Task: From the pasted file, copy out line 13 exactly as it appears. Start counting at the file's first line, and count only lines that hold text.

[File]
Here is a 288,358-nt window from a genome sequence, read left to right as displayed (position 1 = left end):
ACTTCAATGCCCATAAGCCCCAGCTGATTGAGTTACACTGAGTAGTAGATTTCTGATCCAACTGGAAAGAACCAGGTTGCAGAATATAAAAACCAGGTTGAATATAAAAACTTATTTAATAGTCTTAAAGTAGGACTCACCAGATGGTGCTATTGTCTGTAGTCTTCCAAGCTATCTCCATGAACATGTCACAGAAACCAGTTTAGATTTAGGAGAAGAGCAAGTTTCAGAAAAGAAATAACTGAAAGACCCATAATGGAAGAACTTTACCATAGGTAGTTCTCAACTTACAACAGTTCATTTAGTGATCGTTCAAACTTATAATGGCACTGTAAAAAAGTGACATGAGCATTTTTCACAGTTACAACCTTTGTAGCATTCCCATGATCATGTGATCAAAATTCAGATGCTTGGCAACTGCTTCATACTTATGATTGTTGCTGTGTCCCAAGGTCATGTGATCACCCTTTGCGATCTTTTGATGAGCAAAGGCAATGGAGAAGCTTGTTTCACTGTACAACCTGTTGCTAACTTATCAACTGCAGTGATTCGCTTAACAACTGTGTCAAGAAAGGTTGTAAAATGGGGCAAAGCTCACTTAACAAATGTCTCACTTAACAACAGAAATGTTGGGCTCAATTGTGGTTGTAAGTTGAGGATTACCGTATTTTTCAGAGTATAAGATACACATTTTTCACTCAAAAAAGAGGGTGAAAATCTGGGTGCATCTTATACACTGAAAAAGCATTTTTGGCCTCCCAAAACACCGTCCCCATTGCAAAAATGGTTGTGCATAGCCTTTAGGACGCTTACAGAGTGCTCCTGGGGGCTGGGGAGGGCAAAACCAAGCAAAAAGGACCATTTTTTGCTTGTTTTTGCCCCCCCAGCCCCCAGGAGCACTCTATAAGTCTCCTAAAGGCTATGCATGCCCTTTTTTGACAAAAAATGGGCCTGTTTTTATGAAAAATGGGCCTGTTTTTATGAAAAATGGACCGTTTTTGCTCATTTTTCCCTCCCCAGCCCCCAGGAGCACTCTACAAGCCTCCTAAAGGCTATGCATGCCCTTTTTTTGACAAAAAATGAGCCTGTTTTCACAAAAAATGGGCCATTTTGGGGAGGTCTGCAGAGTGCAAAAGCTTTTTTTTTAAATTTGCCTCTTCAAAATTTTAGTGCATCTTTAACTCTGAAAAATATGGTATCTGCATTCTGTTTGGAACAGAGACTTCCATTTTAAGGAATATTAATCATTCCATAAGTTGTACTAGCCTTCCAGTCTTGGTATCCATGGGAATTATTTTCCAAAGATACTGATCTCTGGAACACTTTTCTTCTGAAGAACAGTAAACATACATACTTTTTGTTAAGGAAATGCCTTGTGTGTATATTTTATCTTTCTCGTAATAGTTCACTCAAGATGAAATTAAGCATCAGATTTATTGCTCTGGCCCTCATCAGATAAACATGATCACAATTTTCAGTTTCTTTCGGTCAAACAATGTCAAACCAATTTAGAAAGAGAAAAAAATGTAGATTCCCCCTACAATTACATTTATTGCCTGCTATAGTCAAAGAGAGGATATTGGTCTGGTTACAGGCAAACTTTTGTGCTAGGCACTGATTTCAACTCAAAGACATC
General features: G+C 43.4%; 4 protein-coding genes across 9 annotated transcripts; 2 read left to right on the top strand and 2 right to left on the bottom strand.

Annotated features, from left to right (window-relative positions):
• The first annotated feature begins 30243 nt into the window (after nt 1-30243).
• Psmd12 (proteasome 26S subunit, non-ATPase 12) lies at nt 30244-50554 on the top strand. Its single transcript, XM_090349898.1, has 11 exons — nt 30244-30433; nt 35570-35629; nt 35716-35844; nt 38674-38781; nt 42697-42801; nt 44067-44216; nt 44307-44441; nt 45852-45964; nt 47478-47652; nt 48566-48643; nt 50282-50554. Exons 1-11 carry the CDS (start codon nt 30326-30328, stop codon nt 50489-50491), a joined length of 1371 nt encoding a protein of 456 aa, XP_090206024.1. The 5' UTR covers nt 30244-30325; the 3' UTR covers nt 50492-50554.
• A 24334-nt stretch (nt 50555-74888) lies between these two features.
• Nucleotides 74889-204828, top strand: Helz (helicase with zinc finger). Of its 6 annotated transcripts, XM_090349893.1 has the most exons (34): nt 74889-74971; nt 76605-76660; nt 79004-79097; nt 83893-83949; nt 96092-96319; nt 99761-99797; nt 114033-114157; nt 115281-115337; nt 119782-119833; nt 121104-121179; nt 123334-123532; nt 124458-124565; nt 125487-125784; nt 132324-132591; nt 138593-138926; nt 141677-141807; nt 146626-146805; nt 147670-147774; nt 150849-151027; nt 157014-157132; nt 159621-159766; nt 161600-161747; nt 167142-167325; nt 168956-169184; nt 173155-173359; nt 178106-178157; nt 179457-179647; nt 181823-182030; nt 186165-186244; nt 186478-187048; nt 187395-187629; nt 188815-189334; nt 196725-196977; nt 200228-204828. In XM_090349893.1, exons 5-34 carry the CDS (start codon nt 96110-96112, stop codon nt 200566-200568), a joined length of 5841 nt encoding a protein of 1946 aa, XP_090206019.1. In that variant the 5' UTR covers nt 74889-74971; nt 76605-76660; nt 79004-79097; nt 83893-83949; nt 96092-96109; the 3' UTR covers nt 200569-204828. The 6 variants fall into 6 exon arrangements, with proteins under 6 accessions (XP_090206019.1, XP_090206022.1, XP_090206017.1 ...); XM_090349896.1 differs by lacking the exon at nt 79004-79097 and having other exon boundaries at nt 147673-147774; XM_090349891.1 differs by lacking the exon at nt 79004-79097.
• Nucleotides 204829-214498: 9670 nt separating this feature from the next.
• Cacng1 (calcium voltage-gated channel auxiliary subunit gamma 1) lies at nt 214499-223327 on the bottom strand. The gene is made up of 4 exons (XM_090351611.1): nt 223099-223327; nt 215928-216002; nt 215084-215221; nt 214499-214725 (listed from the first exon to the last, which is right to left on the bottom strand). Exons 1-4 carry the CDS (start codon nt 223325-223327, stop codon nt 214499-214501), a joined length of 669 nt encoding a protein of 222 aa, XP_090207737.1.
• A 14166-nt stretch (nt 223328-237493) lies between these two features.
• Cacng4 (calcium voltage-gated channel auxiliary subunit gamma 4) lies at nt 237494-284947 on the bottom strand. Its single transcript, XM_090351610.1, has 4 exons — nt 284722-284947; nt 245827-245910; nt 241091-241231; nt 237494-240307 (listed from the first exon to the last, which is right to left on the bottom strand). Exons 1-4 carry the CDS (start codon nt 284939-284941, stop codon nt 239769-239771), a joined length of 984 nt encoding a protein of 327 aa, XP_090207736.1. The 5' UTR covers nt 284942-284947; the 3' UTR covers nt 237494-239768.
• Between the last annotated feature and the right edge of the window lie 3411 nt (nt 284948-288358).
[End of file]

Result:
• Between the last annotated feature and the right edge of the window lie 3411 nt (nt 284948-288358).